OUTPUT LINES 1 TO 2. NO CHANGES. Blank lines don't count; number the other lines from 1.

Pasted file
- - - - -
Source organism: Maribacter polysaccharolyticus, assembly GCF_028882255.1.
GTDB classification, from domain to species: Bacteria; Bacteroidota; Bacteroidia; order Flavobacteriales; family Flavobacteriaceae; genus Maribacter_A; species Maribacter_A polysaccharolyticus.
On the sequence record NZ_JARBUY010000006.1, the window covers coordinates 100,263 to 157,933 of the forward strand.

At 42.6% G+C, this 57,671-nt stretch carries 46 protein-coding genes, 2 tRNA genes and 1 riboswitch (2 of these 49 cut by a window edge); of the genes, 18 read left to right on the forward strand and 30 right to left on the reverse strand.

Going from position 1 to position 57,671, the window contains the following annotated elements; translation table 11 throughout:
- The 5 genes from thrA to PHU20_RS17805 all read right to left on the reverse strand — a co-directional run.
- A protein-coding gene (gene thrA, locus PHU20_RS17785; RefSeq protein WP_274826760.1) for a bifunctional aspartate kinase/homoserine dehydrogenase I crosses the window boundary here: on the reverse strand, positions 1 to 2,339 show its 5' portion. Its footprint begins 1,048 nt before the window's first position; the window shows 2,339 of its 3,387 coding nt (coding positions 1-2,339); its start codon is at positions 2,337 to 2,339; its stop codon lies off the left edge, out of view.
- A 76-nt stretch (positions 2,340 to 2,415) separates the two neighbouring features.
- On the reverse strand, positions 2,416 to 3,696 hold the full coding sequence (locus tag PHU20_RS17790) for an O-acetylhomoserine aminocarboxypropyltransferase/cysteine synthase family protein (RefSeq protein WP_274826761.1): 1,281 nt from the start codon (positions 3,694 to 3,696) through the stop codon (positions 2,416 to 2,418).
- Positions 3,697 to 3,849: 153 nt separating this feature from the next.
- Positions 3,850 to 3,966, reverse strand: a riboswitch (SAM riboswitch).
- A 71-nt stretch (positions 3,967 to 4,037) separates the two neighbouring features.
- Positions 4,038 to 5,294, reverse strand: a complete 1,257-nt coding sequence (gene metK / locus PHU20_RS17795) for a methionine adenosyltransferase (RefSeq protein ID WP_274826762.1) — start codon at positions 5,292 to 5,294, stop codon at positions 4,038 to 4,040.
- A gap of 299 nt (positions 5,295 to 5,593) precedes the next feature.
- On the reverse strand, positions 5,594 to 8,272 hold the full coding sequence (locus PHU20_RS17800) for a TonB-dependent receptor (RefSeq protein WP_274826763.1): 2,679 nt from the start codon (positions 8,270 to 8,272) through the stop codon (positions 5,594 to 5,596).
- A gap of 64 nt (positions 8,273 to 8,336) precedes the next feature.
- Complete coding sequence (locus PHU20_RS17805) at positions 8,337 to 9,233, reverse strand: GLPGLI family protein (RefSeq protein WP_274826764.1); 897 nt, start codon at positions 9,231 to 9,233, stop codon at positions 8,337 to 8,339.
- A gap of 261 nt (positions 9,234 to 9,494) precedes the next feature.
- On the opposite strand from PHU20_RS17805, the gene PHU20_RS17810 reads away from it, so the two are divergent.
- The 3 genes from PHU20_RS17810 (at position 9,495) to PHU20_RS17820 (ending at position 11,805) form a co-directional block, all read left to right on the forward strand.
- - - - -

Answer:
Source organism: Maribacter polysaccharolyticus, assembly GCF_028882255.1.
GTDB classification, from domain to species: Bacteria; Bacteroidota; Bacteroidia; order Flavobacteriales; family Flavobacteriaceae; genus Maribacter_A; species Maribacter_A polysaccharolyticus.